acidity as the two are inversely proportional.Slight differences were observed in pH with samples treated with 2 mmol/L having the highest and lowest pH in the first two and last two months of storage respectively.The interaction between storage duration and putrescine concentration played a significant role in the pH of stored fruit (P＜0.0001) (Table2).The increase in pH with storage could be due to utilization of organic acids evidenced by the general reduction in titratable acidity with storage.Similar results were reported for pomegranate fruit(cv.Mollar de Elche)that had undergone curing and intermittent warming prior to storage at 2°C for 90 days.For pomegranate fruit(cv.Ruby,)Fawole and Oparaalso reported increase in juice pH with storage at 5°C,reaching a maximum value of 3.96 after 16 weeks of storage.Contrary to our results,Mirdehghan et al.observed that pomegranate fruit(cv.Mollar de Elche)decrease in pH(acidity)in both control and fruit treated with putrescine stored at 2°C for 60 days storage.
Table1 Changes in juice colour,fruit puncture and aril hardness of pomegranate fruit treated with putrescine during storage for 4 months at 5°C and additional 4 days at 20°C.
Table2 Chemical attributes of pomegranate fruit treated with putrescine during storage for 4 months at 5°C and additional 4 days at 20°C.
Titratable acidity decreased with storage except at month 3 where all treatments showed increases(Table2).Similarly,no differences were observed during storage with the exception of month 3 where some variations existed with the control samples showing the highest TA (2.24±0.04).This could most likely be due to concentration of acids from weight loss in control fruit.Storage duration significantly(P＜0.0001)influenced the changes in titratable acidity during storage(Table2).Organic acids(which are the main contributors to titratable acidity)have been reported to be the major substrates for pomegranate respiration during storage[3,6].Interestingly,respiration rate of fruit also prominently increased after the third month of storage (Fig.1A) and this could explain the major decrease in titratable acidity by the end of storage.These results are similar to Arendse who also reported decrease in titratable acidity during storage of pomegranate fruit(cv.Wonderful) at 5 and 7.5°C for 5 months.Several authors have reported decreases in TA during storage of fruit.Decrease in acidity was observed for mango(cv.Langra)treated with putrescine and stored at 13°C for 4 weeks.After treating four cultivars of plum with putrescine,Serrano et al.found decreased TA during storage at 20°C for nine d.Barman et al.also reported decrease in TA of pomegranate fruit(cv.Mridula)treated with putrescine and stored for 60 days at 3°C.Conversely,increase in TA levels during storage has previously been reported by Gil et al.for the Spanish‘Mollar de Elche’cultivar.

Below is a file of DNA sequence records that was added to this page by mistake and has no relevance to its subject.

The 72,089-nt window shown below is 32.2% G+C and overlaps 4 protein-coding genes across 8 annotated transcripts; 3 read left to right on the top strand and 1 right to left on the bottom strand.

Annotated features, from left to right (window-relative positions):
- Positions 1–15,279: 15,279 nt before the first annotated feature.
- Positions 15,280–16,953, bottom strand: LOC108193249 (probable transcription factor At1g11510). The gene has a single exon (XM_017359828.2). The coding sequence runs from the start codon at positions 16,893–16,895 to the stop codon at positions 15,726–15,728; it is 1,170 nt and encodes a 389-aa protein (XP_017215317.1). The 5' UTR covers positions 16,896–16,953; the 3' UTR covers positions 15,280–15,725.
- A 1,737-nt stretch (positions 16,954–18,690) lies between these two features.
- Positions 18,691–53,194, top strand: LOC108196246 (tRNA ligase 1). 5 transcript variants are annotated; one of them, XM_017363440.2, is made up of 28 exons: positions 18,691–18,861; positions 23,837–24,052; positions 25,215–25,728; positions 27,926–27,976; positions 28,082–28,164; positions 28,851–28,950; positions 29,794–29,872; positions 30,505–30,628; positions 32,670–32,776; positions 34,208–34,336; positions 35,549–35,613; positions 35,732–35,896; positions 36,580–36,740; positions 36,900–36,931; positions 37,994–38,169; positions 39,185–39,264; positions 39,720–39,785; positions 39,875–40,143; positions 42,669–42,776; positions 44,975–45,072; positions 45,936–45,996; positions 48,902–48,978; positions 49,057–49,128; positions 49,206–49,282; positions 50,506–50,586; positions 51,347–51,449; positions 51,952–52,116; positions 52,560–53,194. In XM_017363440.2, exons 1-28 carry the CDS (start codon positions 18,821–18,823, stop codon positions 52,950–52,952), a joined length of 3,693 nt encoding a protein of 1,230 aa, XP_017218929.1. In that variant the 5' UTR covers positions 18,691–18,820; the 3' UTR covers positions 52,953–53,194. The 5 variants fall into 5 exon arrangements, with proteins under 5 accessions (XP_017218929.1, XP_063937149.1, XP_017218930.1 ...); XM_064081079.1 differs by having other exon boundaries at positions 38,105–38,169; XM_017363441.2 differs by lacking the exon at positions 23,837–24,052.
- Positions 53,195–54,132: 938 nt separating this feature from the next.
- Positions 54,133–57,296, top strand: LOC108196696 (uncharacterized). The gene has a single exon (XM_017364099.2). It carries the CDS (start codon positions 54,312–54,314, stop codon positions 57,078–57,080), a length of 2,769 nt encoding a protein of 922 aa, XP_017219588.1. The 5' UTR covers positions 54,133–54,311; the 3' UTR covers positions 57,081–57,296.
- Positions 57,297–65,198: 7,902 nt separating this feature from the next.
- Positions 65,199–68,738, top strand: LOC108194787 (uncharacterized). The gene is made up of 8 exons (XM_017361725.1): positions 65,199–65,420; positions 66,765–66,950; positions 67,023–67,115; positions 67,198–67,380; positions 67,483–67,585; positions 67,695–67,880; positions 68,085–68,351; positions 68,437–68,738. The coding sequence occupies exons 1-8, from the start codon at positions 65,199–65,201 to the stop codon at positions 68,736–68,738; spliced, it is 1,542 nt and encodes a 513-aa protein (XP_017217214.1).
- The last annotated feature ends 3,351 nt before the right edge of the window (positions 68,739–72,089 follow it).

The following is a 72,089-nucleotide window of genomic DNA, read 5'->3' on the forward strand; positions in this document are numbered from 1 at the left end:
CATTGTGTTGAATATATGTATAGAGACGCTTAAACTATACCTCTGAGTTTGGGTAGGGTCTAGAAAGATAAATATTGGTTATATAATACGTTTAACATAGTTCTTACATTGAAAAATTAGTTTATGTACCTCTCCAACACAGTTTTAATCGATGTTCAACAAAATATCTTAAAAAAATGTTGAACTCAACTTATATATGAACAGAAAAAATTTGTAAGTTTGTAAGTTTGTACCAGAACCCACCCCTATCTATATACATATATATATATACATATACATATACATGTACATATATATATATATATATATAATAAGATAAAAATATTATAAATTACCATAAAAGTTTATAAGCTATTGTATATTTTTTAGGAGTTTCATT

4.3.3.Total soluble solids(TSS)
TSS varied during storage of fruit during this study.TSS decreased from harvest,increased after the second month for some treatments and then finally decreased until end of storage.Fruit treated with 3 mmol/L putrescine had the highest TSS after the first and third months (15.65±0.27 and 15.73±0.19,respectively) of storage while no significant differences (P＞0.05) were observed after the second and last month of storage (Table2).The initial increase in TSS could be due to initial concentration of sugars due to loss of moisture whereas the subsequent decrease thereafter could be due to utilization of sugars in fruit metabolic processes.Although organic acids have been reported to be the major substrates of pomegranate respiration during storage,the decrease in TSS could be due to utilization of sugars in other metabolic processes with the storage duration showing a significant effect (P＜0.0001) (Table2) on TSS of pomegranate fruit.The changes with time could be due to senescence or increased metabolism with progressive storage.Our findings are in agreement with Fawole and Opara who reported decrease in TSS of ‘Bhagwa’ and ‘Ruby’pomegranate with storage duration.On the contrary however,Arendse reported significant increase in TSS of pomegranate(cv.Wonderful)stored at 5,7.5 and 10°C for 5 months.Ramezanian and Rahemi reported that hot water had no significant effect on TSS while treating fruit with 4% calcium chloride +1 mmol/L spermidine decreased TSS of ‘Malas Yazdi’ pomegranate after 4.5 months of storage at 2°C.Mirdehghan et al.observed no significant effect of putrescine and spermidine on the TSS of pomegranate(cv.Mollar de Elche) stored at 2°C for 60 days.The application of putrescine have been reported to affect TSS in a variety of other fruits for instance,decreases in TSS was observed in strawberry fruits and Aloe vera .While Khan et al.reported that‘Angelino’ plum fruit treated with putrescine stored at low temperature (0°C) exhibited lower soluble solid content.Conversely,increase in TSS with storage duration was reported by Jawandha et al.for ‘Langra’ mango fruit treated with putrescine and stored at 13°C for four weeks.